What is the correct approach to the assessment of general damages in a case in which the Claimant resides abroad? Should the increased (or possibly lower) cost of living be taken into account and thereby result in an adjustment to the figures set out in the Judicial College Guidelines?
The decision of the Privy Council in Scott v Attorney General (2017) UKPC 15 provides some guidance. The Claimant was assaulted by officers of the Royal Bahamian Police Force. He brought proceedings for compensation for the injuries that he suffered as a result, which rendered him paraplegic because of a wedged compression fracture of his spine. He argued that because the cost of living in the Bahamas was higher than it was in England, the figures set out in the JC Guidelines should be increased by a fixed uplift.
The Privy Council held that there was no general principle that the guideline figures should be routinely increased to reflect different levels of the cost of living between England and the Bahamas. It considered that a prescriptive approach to the assessment of damages whereby they are determined by the rigid application of a scale which is then increased at a preordained rate is incompatible with the proper evaluation of general damages.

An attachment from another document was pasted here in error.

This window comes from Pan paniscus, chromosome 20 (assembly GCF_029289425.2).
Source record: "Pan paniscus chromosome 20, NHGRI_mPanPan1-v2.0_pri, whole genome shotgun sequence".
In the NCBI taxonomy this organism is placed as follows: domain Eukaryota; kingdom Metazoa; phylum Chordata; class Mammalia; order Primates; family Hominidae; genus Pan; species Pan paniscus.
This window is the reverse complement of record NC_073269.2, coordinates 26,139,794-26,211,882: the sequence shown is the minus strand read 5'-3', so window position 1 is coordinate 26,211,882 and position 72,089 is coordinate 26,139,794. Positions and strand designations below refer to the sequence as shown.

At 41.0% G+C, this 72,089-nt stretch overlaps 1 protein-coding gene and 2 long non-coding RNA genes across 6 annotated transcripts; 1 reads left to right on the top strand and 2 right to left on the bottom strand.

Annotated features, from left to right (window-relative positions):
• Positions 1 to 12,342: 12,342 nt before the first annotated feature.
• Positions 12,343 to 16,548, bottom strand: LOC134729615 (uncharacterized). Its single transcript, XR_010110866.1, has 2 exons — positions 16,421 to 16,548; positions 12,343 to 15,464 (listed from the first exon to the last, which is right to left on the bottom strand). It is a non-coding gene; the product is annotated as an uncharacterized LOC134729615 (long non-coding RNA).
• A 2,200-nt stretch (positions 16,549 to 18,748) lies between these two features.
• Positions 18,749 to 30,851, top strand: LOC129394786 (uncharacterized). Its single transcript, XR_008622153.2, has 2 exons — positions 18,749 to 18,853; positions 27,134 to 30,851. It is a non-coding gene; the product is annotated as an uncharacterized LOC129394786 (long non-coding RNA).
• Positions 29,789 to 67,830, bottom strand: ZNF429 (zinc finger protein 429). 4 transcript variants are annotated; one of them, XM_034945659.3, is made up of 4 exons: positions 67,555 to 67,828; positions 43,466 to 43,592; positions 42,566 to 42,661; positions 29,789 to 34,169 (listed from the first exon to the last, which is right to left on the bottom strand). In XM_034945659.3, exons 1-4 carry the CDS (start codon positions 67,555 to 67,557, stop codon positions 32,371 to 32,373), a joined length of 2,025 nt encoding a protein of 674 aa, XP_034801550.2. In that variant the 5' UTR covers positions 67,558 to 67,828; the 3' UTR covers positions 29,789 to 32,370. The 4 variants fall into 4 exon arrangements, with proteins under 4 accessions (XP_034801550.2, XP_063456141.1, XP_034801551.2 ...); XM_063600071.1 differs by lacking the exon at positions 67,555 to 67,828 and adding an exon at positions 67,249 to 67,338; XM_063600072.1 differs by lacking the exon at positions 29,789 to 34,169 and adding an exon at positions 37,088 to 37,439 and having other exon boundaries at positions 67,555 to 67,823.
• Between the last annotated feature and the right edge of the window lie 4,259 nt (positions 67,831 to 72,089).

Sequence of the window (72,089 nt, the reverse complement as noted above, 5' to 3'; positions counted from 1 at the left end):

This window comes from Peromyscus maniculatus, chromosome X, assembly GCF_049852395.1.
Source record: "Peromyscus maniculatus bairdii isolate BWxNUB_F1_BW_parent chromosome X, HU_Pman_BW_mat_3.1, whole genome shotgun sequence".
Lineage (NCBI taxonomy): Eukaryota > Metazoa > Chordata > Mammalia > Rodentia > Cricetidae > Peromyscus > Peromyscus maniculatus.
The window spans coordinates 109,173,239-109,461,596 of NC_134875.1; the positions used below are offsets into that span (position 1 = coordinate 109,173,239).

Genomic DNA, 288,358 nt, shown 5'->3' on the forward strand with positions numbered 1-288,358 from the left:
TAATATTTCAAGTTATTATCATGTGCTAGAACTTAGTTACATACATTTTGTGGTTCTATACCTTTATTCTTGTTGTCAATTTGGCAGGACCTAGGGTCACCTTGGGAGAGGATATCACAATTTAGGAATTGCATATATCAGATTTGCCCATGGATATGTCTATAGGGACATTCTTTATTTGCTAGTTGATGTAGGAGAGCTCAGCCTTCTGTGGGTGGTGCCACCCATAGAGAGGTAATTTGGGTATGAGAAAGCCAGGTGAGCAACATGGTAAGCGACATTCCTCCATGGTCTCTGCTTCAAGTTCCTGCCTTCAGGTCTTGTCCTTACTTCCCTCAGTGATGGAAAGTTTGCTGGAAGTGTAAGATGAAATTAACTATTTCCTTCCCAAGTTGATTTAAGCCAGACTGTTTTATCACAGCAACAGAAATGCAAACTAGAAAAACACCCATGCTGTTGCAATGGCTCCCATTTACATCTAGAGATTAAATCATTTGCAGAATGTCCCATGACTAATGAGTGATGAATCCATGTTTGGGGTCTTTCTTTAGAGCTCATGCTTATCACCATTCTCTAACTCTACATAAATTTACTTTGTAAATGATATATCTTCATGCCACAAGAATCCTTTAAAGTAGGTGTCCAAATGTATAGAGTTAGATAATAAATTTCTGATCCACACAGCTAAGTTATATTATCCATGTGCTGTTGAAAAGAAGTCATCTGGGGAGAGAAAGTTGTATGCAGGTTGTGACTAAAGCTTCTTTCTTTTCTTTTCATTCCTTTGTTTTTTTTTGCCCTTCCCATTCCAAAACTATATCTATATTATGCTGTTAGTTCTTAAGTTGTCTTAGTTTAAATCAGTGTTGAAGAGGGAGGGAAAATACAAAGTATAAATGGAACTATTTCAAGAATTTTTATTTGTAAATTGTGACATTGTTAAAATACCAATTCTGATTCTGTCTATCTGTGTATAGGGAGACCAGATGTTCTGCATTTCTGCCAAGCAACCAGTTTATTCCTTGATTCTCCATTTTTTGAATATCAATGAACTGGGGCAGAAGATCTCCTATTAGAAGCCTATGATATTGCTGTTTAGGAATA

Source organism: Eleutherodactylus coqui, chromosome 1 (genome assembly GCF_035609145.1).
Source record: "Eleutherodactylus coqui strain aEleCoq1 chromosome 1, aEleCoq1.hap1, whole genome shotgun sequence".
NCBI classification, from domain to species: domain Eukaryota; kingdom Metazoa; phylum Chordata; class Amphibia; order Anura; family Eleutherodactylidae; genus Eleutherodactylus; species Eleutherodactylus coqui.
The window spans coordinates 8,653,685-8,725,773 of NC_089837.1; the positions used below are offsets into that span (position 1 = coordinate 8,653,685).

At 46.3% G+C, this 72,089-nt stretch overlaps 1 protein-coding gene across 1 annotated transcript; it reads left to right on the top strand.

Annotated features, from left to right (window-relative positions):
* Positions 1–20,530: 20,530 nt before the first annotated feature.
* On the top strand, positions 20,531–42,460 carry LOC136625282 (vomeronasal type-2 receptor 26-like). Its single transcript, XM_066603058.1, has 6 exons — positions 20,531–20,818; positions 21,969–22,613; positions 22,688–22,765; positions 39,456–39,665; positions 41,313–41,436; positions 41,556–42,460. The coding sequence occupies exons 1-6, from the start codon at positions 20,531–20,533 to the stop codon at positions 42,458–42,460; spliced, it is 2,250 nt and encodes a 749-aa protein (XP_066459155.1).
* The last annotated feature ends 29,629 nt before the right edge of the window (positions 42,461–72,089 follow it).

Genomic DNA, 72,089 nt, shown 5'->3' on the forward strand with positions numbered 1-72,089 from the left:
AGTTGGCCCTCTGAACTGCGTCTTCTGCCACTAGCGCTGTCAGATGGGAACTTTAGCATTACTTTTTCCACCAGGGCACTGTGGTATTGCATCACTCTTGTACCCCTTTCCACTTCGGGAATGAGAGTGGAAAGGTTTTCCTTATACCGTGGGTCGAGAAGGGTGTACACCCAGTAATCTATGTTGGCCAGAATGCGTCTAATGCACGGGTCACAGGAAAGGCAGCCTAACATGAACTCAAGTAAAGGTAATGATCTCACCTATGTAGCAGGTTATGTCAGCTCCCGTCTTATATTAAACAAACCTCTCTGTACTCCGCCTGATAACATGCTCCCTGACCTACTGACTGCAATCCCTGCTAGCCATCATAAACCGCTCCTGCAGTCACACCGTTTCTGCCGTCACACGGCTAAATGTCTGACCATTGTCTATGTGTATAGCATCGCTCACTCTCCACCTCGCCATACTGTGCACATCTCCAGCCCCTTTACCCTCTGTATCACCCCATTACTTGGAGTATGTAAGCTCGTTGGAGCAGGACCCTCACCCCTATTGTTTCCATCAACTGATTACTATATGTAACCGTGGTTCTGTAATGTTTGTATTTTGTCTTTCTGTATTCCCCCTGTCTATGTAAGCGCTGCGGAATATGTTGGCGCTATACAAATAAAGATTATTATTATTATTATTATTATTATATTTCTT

The court accepted and emphasised, however, that what is a reasonable sum in any given case must reflect local conditions and expectations. Accordingly, the Bahamian courts had to be responsive to the enhanced expectations of its citizens as economic conditions, cultural values and societal standards in that country change. However, the cost of living indices were not, it held, a reliable means of comparing the two jurisdictions even if one is attempting to achieve approximate parity of value in both. Cost of living varies geographically and may well do so between various sectors of the population. The incidence of tax, social benefits and health provision (among others) would be relevant to such a comparison. Furthermore, the court would require clear evidence of a difference in the cost of living between the Bahamas and England and would not take judicial notice of the same.
Although the case concerned the law of the Bahamas, it is useful reminder that in any case brought in England but involving a claimant resident abroad, the need for damages to be compensatory means that they should reflect local conditions so far as possible. However, clear evidence will be required in each case in order to demonstrate any differential cost.